Although my process is useful for cleaning all ferrous metals, it is especially useful for removing acid resistant scales such as those occurring on iron alloys containing 8% or more of chromiuin. These alloys contain about 8% to 40% chromium and may contain substantial amounts of other alloying elements such as manganese, tungsten and nickel.
For example, the surface oxide on hot rolled rustless iron may be removed with acid but when the article is box annealed, the scale is practically immune to the action of acid. This scale and some of the scales on stainless steel are so difficult to remove with acid that methods involving sand blasting and grinding which are so laborious and costly that the cleaning often amounts to 10% of the manufacturing cost of the metal, have heretofore been used. With the processes of my invention the acid resistant scales on these materials may be removed so as to expose bri ht clean metal with a minimum cost of 1a or and materials.
These scales are by no means a product of special processes as they occur to some extent on portions of heat treated sheets which are not accessible to air. WVhere sheets are box annealed under such conditions that oxidation proceeds to a considerable extent, the scale on the exposed edges of the sheets are apt to contain only a small amount of suboxide constituents or none at all and the unexposed portions are generally suboxidized. Such a variation in the scale is undesirable in my process since thealkali bath acts on the suboxidized scale and gives it its properties of sloughing and quick reaction when it is treated with acid. Therefore, a uniform quality of scale of suboxidized character gives the best results.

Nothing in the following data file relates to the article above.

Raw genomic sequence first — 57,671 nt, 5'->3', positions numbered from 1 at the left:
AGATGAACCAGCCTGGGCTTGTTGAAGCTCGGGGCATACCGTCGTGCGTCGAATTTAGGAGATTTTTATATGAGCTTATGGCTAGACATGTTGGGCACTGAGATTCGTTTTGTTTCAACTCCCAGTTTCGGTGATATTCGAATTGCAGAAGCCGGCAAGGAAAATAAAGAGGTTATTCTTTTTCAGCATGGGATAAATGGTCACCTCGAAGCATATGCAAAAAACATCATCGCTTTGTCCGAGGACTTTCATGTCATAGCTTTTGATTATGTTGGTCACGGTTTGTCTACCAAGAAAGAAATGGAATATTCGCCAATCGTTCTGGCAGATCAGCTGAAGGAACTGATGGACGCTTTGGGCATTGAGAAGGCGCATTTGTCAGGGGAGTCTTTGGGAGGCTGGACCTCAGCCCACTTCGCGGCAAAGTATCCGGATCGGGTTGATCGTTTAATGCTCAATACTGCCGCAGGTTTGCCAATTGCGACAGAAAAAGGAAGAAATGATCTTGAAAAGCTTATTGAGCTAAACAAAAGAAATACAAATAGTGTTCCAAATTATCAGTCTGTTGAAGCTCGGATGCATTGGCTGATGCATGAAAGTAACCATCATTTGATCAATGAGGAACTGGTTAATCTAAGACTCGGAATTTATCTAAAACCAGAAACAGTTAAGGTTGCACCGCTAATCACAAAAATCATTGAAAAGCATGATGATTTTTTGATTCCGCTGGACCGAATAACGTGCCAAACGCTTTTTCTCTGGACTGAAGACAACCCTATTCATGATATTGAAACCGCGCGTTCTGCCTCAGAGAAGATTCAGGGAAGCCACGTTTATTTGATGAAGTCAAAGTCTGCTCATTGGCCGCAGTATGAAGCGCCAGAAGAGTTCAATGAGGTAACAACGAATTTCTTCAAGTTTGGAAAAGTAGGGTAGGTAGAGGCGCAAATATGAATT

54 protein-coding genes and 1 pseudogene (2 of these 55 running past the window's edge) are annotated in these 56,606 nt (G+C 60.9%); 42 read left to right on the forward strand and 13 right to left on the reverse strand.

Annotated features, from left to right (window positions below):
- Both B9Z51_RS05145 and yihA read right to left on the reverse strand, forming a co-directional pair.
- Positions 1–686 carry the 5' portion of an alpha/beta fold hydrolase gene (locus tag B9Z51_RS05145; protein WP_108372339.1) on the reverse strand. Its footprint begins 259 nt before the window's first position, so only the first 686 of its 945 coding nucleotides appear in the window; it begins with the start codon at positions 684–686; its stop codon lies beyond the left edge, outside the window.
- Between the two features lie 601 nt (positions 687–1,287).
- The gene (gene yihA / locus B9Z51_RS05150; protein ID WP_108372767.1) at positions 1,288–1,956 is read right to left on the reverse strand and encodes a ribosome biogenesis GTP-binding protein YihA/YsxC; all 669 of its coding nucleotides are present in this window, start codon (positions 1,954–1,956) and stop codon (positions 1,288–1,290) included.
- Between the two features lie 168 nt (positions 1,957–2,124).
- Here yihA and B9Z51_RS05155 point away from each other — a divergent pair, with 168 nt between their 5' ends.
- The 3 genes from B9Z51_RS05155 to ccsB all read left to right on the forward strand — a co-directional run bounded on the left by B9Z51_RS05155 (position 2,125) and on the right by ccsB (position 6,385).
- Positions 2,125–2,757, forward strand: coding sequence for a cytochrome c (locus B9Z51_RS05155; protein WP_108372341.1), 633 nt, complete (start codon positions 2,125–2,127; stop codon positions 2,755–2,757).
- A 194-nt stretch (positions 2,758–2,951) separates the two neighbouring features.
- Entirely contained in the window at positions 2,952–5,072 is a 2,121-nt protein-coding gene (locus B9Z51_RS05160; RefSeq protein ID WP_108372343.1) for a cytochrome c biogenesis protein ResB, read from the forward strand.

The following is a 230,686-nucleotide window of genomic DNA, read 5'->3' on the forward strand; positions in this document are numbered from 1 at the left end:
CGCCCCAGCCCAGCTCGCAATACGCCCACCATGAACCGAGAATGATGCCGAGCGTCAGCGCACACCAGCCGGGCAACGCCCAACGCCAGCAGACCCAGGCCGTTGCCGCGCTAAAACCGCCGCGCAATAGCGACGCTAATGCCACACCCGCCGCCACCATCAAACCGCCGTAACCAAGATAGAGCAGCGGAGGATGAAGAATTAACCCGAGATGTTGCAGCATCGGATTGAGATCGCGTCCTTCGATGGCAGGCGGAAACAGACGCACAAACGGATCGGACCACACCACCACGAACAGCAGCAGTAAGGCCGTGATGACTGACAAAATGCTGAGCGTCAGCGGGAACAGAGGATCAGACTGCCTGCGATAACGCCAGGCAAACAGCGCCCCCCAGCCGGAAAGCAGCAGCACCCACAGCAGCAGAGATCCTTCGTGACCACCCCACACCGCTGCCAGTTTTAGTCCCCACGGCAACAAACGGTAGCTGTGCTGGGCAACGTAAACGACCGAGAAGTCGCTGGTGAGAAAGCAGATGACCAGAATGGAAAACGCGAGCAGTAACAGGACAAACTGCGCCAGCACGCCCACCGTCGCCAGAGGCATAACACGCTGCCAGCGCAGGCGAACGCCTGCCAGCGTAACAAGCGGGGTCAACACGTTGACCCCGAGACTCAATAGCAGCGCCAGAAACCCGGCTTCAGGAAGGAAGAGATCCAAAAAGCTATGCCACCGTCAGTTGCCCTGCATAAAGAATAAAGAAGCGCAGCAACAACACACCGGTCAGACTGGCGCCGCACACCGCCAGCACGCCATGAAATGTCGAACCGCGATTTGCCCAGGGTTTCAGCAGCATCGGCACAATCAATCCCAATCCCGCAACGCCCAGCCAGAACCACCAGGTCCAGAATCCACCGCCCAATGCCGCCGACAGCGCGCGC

When a carefully box annealed scale is treated with the alkali bath and then with the acid bath, a material which occurs next to the metal appears to be dissolved almost immediately and the main body will slough off of itself. However, the rapidity of the sloughing action varies according to the composition of the metal and according to the condiltioning to which the scale has been sub- Jecte Suboxidized or box annealed scales are not always developed in the ordinary methods of manufacture but they occur to some extent, on many metals. For the purpose of developing the oxide in some instances and of making I a uniform coating in other instances, it is desirable with some oxidized surfaces and it is necessary with other oxidized surfaces to provide a conditioning. The conditioning may be done for the sole purpose of changing the nature of the scale or it may be accomplished in the course of other methods of manufacture.